MALCOLM PERLKA, J—EUagatharnby v. Katiausamy
1978 Present : Malcolm Perera, Z. and Tiiiawella, J.
VELAUTHAN ELLAYATHAM3Y, Respondent-Petitioner
RAMALINGAM KAN DAS AM Y and ANOTHER,Compiainants-Respondents
S.C. 551/75—Li.C. Mannar ■3672
Administration of Justice Lavs. No. 44 oj 1973. section 62—Scope andmeaning of the words “ dispute affecting land”—Inquiry as towho was in possession on date of issue of notice—Not necessarywhere parties agreed.
Held : (1) That a dispute between parties over the running ofa business which is run in premises in respect of which the complaintis made to the Magistrate's Court is a “ dispute affecting land ”within the meaning of section 62 of the Administration of JusticeLaw, No. 44 of 1973.
(2) That there was no need to hold an inquiry as to who wasin possession of the land on the date of issue of notice undersection 62(1) where the parties were agreed as to who was inpossession of the land.
Cases referred to :
Kanugasabai v. Myivaganam, 78 N.L.'R. 2S0.
Dilworth v. Commissioner of Stamps, (1899) A.C. 99 : 79 L.T. 473;15 T.L.R. 61.
/^PPLICATION to revise an order of the Magistrate’s Court,Mannar.
V. S. A. Pullenayagam, with S. C. Chandrahasan and Mrs. S.Gnanakaran, for the petitioner.
Ranganathan, Q.C., with G. F. Sethukavalar, K. M. B.Ahamed and R. Sirinivasa, for the respondents.
Cur. adv. vult.
February 14, 1978. Malcolm Perera, J.
Two points have been raised by the learned attorney for thepetitioner in the application. They are :
Firstly, that the learned Magistrate had no jurisdiction toproceed under section 62 of the Administration of Justice Law.No. 44 of 1973, in as much as, the subject matter of the disputebetween the parties was not one affecting “ land ” but a build-ing.
Secondly, that the learned Magistrate did not hold an inquiryas to who was in possession of the land on the date of issue ofnotice under section 62(1).
1*—A 446S0 (79/09)
98JUA1..C0-LM l’KKKKA, JV—ISllauallmmby v. Kttndasamy
Briefly the facts are as follows :
The business of Nagapooshani Vilas was being carried on inpremises Nc. 22, Bus Stand Road, Mannar. Petitioner had rentedout the premises from one Kachu Mohamed about 30 years ago,and had carried on a business of an hotel and a plantain andbetel shop under the business of Nagapooshani Vilas.
Some years later, Mohamed had donated the premises inquestion to his son-in-law M. Ratnam, the 2nd complainantrespondent.
The petitioner then became the tenant under Ratnam. Due tohis ill-health the petitioner had given over the business of thehotel to one Kandasam^ the 1st complainant-respondent, to runthe same on basis of a monthly commission. However theplantain and betel shop continued to be run by the petitioner.
In or about September 1974 the petitioner noticed the 1stcomplainant-respondent to hand back the business but, the latterfailed to do so, and stopped paying the aforementioned commis-sion, as from November 1974.
There thus arose a dispute between the petitioner and the 1stcomplainant-respondent, over the running of the business, ofthe eating house, run in the said premises.
I have to decide whether this dispute is one that relates to“ land ”. Section 62 (4) reads as follows :
“ In this section, “ dispute affecting land ” includes any disputeas to the right to the possesion or to the boundaries of any landor part of the land, or as to the right to the crops’ or produceof any land, or as to any right in the nature of a servitudeaffecting land”.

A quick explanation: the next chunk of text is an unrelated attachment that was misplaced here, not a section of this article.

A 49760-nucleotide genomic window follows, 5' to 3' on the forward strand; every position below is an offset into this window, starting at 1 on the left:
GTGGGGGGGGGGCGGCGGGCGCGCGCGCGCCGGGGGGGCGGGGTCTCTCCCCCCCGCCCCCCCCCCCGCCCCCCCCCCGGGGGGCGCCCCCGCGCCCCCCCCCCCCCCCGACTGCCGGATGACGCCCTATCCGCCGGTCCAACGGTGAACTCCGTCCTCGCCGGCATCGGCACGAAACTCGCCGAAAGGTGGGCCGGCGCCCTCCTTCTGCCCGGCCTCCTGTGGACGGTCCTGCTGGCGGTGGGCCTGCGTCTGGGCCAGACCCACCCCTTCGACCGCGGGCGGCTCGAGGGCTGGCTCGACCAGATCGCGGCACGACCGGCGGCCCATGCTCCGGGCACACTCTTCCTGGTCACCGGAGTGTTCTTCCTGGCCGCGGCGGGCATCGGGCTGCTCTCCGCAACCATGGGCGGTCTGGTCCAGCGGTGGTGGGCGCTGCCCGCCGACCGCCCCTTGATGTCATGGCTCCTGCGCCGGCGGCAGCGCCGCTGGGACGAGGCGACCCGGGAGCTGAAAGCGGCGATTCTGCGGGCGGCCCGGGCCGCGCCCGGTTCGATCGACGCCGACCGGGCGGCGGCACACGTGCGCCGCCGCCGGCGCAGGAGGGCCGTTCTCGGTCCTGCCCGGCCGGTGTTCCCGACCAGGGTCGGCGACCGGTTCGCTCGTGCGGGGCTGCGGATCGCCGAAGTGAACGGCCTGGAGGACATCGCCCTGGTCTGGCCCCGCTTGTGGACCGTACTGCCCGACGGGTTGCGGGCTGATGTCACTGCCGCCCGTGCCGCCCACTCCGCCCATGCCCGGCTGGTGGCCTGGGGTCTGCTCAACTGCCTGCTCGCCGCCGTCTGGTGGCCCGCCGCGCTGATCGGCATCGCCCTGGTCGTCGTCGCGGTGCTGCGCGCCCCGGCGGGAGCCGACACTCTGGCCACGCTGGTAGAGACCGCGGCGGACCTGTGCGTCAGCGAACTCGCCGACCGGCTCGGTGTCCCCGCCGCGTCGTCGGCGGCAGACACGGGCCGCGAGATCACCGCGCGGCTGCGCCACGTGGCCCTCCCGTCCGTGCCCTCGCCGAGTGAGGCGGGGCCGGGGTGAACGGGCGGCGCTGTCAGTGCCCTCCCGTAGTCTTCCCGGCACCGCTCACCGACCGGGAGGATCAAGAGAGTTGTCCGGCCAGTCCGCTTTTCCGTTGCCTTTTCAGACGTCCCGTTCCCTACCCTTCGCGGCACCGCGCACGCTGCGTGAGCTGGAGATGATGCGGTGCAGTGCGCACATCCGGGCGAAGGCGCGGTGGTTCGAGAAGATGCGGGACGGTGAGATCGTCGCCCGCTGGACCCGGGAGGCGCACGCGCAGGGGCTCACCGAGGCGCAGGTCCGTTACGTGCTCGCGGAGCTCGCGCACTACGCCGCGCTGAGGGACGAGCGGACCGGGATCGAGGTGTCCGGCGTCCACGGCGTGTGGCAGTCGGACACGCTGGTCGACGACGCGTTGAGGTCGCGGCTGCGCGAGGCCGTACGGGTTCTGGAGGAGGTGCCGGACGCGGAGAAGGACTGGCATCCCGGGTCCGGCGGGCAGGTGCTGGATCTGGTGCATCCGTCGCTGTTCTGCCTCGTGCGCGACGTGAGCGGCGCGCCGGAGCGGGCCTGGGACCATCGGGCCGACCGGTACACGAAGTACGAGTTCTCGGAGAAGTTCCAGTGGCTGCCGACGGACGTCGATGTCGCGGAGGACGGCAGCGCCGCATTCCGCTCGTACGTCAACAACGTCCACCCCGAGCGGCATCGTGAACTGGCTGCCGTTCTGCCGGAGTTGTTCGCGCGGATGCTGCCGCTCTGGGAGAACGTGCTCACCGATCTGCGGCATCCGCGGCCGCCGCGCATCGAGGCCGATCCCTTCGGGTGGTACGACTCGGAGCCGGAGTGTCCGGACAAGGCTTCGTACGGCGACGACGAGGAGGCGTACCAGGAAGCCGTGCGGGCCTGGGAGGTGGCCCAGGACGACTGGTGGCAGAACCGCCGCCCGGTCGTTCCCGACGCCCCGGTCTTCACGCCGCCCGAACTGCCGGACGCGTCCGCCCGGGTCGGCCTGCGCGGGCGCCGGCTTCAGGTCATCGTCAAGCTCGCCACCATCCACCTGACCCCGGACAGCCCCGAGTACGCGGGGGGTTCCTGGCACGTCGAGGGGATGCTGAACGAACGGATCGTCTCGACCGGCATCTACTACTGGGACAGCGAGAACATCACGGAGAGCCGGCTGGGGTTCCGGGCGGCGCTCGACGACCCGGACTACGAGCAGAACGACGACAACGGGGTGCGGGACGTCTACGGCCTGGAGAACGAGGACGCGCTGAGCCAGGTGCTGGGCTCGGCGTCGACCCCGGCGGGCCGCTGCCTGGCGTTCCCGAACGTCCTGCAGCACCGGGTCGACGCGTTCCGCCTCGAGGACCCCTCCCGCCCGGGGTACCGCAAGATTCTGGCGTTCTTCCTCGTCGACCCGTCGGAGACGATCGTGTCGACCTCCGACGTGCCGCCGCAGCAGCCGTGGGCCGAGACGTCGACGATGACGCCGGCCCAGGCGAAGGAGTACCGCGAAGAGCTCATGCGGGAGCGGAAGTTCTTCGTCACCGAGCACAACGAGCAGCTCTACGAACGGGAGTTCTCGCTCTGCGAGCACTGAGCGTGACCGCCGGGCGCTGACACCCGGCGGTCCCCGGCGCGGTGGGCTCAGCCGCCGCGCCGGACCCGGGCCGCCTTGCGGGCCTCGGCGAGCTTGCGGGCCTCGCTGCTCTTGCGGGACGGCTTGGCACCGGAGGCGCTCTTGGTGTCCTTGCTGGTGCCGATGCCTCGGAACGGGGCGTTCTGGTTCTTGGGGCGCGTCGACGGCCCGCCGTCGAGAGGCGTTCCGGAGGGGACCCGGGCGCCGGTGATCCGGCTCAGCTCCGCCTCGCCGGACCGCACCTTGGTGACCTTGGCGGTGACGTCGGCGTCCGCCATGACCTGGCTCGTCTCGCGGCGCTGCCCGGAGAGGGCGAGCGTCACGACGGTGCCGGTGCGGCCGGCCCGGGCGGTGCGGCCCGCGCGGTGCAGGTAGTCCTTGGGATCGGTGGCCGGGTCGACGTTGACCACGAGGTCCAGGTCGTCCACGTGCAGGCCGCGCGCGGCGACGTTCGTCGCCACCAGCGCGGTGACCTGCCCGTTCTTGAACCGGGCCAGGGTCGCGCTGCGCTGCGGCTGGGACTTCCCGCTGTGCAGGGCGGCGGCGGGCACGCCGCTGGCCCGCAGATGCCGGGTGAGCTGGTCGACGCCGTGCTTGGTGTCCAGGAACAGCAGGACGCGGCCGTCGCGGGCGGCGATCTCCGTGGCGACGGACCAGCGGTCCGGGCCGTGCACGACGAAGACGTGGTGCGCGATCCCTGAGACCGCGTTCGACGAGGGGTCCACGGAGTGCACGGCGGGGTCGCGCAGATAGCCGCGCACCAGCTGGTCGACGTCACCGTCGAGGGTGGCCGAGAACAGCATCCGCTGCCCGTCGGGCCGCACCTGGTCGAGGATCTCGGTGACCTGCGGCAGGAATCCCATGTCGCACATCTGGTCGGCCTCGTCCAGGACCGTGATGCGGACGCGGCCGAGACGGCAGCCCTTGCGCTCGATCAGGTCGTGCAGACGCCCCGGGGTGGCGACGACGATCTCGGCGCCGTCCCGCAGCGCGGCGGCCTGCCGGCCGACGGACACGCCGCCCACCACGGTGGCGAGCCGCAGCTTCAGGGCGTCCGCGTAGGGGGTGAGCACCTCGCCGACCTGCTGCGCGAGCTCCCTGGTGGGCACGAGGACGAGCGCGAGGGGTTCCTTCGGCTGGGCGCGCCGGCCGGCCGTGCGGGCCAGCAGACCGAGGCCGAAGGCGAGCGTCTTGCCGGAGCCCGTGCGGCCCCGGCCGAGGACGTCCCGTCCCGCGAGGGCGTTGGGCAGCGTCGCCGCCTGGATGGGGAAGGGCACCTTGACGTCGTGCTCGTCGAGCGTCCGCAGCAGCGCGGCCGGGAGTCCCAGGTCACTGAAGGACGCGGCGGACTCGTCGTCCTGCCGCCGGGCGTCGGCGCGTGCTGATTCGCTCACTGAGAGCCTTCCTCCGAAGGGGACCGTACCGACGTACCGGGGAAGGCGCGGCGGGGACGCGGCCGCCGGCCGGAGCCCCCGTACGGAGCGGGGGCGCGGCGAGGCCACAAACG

The use of the word “includes" indicates that the definitionis not an exhaustive one. “‘Include’ is very generally used ininterpretation clauses in order to enlarge the meaning of wordsor phrases, occurring in the body of the statute, and when it isso used, these words and phrases must be continued as compre-hending not only such things as they signifv according-to theirnatural import, but also those things, which the interpretationclause declares that they shall include ”. Lord Watson in thecase of Dilworth v. Commissioner of Stamps. (1899). A.C. 105-106.
Under our law, a building accedes to the soil, and it becomesa part and parcel of land upon which it stands. The buildingthus loses its independent existence. Therefore a dispute inrespect of a building is one that necessarily involves the landon which it stands.
Perera c. Abeyraine
In the case of Kanagasabai v. Mylvaganam, 78 N.L.R. 280,Sharvananda, J. held that “ land in our Law includes houses andbuildings, and when the legislature employs the term ‘land’in any statute, the word is presumed to include houses andbuildings. The language of section 62 does not repel such aninclusive meaning ”
I therefore hold that a dispute in respect of a building on aland is a <! dispute affecting land
With regard to the second point raised by Mr. Pullenayagam,it is clear from the admissions made before the Magistrate bycounsel on both sides, that the land in question was in thepossession of the 1st complainant-respondent, on the date ofthe issue of notice under section 62 (1). In view of this admission,the parties were agreed, as to who was in possession of the land.Thus there was good reason for the Magistrate, to have held thatthe 1st complainant-respondent was in possession of the land.
For the reasons I have set out I do not assent to the twosubmissions made by learned attorney for the petitioner.
I accordingly refuse the application ‘of the petitioner.
The petitioner will pay a sum of Rs. 300 to each of the twocomplainant-respondents, as costs of the application to thisCourt.
Tittawella, J.—I agree.